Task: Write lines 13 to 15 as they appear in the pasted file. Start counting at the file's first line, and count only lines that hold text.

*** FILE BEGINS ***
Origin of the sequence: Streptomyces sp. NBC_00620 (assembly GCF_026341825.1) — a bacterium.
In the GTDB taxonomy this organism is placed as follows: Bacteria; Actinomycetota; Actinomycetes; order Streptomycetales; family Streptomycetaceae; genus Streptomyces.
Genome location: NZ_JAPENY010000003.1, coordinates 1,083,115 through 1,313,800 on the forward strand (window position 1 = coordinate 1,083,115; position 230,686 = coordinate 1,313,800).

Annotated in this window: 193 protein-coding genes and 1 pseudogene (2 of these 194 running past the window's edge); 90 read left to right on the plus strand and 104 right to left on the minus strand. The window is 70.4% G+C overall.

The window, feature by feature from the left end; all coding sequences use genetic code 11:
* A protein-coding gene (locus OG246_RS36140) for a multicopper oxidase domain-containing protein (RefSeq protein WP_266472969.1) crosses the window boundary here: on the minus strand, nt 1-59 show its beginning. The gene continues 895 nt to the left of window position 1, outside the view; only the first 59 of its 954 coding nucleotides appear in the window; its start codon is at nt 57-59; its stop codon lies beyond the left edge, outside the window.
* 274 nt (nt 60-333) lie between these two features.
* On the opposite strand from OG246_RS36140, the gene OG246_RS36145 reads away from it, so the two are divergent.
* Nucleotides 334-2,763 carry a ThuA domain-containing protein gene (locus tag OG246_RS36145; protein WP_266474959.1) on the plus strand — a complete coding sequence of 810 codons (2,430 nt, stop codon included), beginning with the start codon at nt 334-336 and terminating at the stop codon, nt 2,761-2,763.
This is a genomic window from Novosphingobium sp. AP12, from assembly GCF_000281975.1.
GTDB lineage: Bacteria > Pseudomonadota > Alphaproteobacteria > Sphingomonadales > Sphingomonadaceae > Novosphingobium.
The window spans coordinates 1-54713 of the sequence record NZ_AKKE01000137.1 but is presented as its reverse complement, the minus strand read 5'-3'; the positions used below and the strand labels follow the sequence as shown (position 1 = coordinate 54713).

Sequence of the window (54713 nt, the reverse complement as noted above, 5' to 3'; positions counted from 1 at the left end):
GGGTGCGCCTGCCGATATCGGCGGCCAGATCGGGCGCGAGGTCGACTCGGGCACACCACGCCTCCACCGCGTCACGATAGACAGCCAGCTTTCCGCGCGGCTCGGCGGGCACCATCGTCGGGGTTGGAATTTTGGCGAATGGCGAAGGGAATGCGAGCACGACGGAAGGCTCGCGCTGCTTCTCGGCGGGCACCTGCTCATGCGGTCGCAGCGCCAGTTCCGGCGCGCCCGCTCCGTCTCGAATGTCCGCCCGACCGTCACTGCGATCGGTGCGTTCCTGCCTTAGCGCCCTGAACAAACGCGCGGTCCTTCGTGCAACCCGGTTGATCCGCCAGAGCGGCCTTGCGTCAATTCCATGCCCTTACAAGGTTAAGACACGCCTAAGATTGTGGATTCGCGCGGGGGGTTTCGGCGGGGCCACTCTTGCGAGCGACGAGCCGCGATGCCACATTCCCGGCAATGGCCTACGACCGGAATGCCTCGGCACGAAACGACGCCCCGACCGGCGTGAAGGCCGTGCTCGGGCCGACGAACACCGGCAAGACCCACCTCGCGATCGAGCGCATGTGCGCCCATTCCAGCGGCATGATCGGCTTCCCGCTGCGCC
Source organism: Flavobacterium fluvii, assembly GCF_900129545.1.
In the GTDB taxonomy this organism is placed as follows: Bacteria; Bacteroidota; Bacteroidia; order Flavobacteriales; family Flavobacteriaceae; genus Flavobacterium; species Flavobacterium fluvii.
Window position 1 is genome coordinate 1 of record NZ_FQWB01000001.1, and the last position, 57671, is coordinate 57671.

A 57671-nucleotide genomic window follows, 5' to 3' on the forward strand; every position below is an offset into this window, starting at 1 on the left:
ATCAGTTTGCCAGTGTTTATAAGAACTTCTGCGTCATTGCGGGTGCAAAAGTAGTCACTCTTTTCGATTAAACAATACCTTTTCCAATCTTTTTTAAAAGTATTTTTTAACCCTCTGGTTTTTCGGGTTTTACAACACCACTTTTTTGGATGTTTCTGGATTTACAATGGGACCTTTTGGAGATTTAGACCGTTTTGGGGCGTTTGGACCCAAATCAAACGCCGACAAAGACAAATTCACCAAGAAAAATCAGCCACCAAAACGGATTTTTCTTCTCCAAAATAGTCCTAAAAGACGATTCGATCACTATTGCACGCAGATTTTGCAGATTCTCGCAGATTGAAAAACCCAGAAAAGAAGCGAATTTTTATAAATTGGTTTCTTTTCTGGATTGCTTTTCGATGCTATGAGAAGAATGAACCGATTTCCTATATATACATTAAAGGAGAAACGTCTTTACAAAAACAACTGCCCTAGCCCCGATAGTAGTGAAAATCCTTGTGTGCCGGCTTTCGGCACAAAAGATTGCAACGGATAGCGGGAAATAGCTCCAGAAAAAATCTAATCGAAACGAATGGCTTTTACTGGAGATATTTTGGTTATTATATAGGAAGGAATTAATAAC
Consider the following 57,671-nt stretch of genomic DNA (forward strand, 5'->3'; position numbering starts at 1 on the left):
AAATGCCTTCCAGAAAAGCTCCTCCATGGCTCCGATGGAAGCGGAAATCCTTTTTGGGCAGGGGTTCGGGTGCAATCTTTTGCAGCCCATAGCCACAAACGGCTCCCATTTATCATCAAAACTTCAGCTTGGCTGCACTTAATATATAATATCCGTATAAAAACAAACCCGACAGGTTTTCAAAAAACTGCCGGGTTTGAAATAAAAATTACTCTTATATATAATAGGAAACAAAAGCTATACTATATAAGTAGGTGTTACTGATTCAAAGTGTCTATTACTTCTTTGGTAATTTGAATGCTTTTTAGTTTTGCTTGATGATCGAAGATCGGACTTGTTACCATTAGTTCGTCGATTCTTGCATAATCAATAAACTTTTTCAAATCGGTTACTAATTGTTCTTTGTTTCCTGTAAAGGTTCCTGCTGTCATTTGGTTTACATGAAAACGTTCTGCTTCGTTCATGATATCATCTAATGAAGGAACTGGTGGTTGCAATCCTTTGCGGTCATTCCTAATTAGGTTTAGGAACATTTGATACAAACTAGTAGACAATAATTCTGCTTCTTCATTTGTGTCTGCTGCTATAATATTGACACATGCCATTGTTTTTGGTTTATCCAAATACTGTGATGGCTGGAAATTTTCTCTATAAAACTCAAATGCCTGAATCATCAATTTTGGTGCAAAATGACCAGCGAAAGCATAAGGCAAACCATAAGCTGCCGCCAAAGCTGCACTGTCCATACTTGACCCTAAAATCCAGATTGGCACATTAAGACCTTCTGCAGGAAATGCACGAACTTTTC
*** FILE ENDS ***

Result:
Sequence of the window (54713 nt, the reverse complement as noted above, 5' to 3'; positions counted from 1 at the left end):
GGGTGCGCCTGCCGATATCGGCGGCCAGATCGGGCGCGAGGTCGACTCGGGCACACCACGCCTCCACCGCGTCACGATAGACAGCCAGCTTTCCGCGCGGCTCGGCGGGCACCATCGTCGGGGTTGGAATTTTGGCGAATGGCGAAGGGAATGCGAGCACGACGGAAGGCTCGCGCTGCTTCTCGGCGGGCACCTGCTCATGCGGTCGCAGCGCCAGTTCCGGCGCGCCCGCTCCGTCTCGAATGTCCGCCCGACCGTCACTGCGATCGGTGCGTTCCTGCCTTAGCGCCCTGAACAAACGCGCGGTCCTTCGTGCAACCCGGTTGATCCGCCAGAGCGGCCTTGCGTCAATTCCATGCCCTTACAAGGTTAAGACACGCCTAAGATTGTGGATTCGCGCGGGGGGTTTCGGCGGGGCCACTCTTGCGAGCGACGAGCCGCGATGCCACATTCCCGGCAATGGCCTACGACCGGAATGCCTCGGCACGAAACGACGCCCCGACCGGCGTGAAGGCCGTGCTCGGGCCGACGAACACCGGCAAGACCCACCTCGCGATCGAGCGCATGTGCGCCCATTCCAGCGGCATGATCGGCTTCCCGCTGCGCC
Source organism: Flavobacterium fluvii, assembly GCF_900129545.1.